When I became a Christian I was soon very confused indeed about the central place of the c. 150 Psalms in worship.
Why on earth should these apparently pre-Christian, ancient Jewish, poems or songs take-up such a very large amount of Christian worship?
Why, indeed, did Psalms apparently constitute almost the whole of Christian worship in ancient times?
(Especially before there were any Christian scriptures, but even much later. Some of the most devout and spiritually advanced Saints seemed barely to read the New Testament: knowing the basic Gospel story plus praying the Psalms seemed to be almost their whole devotional life.).
Why did some ancient monks sing them eight times a day, some modern monks four times a day, and even ordinary Anglicans twice a day?
Why are priests supposed to read the Psalms once a month, why are monks supposed to chant all of the Psalter every week for their whole lives?
Why did so many people in the past learn the Psalms by heart?
The first thing I did was to read C.S Lewis's Reflections on the Psalms.
Lewis, in this book, is at his most Protestant and least Catholic - and he firmly regards the Psalms as a record of ancient Jewish hymns by diverse hands, to be interpreted in their historical context; and at most providing reminders and correctives of specifically Christian ideals.
He did indeed alert me to many good things about the psalms - but the answers he gave did not even begin to explain why, much less to justify, the psalms should have taken up so much time and effort from Christians for at least three-quarters of the span of Christianity.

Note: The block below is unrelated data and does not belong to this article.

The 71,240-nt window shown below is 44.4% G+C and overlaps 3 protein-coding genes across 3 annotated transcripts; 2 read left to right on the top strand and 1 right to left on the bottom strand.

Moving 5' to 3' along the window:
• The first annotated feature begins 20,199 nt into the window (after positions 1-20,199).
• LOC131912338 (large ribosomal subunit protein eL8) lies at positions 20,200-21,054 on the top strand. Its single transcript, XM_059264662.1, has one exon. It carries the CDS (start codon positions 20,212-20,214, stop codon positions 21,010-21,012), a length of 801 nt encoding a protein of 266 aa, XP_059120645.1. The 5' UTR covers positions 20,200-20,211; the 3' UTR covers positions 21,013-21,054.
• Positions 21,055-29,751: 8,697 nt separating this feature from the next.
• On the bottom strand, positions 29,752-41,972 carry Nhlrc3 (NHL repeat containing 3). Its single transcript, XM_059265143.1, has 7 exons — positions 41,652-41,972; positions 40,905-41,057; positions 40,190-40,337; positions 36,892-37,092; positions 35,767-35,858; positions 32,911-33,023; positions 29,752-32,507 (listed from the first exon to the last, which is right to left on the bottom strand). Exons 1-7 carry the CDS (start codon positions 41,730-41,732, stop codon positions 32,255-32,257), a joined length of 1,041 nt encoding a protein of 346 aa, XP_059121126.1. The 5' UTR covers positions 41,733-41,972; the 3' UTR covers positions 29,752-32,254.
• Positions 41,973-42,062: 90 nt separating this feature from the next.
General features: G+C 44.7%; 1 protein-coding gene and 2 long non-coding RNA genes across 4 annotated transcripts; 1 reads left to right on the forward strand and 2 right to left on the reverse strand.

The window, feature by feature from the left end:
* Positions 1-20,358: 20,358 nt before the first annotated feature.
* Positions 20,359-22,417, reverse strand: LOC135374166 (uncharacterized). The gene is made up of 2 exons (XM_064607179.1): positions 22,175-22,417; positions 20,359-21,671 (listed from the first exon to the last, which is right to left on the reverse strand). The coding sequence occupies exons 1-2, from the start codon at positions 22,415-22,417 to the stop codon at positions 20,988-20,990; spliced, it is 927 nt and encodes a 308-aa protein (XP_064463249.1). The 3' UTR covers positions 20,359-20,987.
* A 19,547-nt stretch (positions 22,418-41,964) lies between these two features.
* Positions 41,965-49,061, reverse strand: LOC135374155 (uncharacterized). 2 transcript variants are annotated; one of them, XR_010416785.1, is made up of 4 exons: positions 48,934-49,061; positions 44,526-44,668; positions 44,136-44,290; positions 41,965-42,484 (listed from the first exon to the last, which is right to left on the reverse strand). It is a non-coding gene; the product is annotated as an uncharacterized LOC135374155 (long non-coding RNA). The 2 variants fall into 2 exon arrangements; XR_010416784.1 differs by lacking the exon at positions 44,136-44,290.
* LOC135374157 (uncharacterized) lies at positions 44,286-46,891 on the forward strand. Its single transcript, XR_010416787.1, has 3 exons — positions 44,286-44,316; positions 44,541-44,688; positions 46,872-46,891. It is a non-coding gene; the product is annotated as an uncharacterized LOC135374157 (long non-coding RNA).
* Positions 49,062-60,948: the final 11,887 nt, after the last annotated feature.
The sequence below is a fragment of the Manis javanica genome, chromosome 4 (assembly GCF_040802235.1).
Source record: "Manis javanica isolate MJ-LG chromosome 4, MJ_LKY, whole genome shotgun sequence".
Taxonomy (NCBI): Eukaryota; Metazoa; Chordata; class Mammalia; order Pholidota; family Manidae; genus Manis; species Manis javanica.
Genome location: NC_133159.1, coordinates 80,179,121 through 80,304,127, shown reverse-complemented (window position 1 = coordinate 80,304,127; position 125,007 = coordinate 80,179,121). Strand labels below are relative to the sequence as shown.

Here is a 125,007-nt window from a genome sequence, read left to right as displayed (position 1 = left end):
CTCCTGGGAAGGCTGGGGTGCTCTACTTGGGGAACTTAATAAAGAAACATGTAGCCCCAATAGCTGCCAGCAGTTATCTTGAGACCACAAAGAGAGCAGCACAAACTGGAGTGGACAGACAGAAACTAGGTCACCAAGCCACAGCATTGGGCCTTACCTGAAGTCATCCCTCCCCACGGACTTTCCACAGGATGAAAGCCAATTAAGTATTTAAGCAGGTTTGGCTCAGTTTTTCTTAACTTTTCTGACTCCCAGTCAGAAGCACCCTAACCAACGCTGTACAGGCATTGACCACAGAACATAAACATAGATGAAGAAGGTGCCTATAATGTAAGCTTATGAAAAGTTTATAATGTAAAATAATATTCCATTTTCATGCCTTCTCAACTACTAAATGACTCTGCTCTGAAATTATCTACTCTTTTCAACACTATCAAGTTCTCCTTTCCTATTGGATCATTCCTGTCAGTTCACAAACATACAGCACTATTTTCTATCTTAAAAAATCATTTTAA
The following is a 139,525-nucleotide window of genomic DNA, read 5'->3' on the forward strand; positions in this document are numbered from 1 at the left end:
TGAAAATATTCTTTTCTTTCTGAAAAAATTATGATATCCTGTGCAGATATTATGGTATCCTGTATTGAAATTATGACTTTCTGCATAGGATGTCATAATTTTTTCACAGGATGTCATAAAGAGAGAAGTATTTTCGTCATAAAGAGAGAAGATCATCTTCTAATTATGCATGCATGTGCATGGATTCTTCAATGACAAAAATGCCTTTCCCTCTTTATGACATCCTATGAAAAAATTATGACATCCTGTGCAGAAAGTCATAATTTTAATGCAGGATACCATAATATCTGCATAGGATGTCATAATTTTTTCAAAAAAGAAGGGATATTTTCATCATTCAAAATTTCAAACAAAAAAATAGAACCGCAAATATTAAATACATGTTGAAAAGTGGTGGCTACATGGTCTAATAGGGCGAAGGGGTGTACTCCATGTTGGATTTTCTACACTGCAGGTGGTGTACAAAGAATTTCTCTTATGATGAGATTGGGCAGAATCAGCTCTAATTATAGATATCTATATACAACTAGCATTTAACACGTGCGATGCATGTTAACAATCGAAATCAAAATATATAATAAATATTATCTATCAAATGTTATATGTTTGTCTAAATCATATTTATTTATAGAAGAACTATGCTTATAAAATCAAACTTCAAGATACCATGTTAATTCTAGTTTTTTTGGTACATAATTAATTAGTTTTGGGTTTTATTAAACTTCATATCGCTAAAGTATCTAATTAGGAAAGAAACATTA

Even if everything positive which Lewis has to say about the Psalms was absolutely correct and that to the fullest degree - then the implication is that surely (if that is all there is to them) Christians could find something better to focus upon - something actually Christian?
The answer, I later discovered, is that traditionally Christians have regarded the Psalms as (in essence) a part of the New Testament, being uttered by and about Christ.
This is, of course, the original Orthodox and Catholic way of reading the Psalms, and the way which persisted over many, many centuries.
In a nutshell, the Psalms were always regarded as prophetic utterances; divinely inspired among the ancient Jews but revealing their true meaning only after the incarnation, crucifixion and resurrection of Jesus.
Lewis swiftly disposes of this in a chapter on Second Meanings, and seems to conclude that this effect is only apparent; mostly merely a reminder of what happened some hundreds of years after the Psalms were composed.
Thus I have come to regard Lewis's book on the Psalms - for all its good nuggets - as perhaps his only fundamentally mistaken book - the only one in which he reasons like a modern Biblical scholar instead of forming a bridge to pre-modern wisdom.
Yet Lewis's actual practice was wiser than his understanding - he prayed the Psalms, frequently; he knew them by heart.
In sum, Lewis actually did, 'despite' all the reasons he gives which imply that it is not worth doing this, learn, read and speak the Psalms through - many, many times - for his whole adult life.
And there is a lesson in that.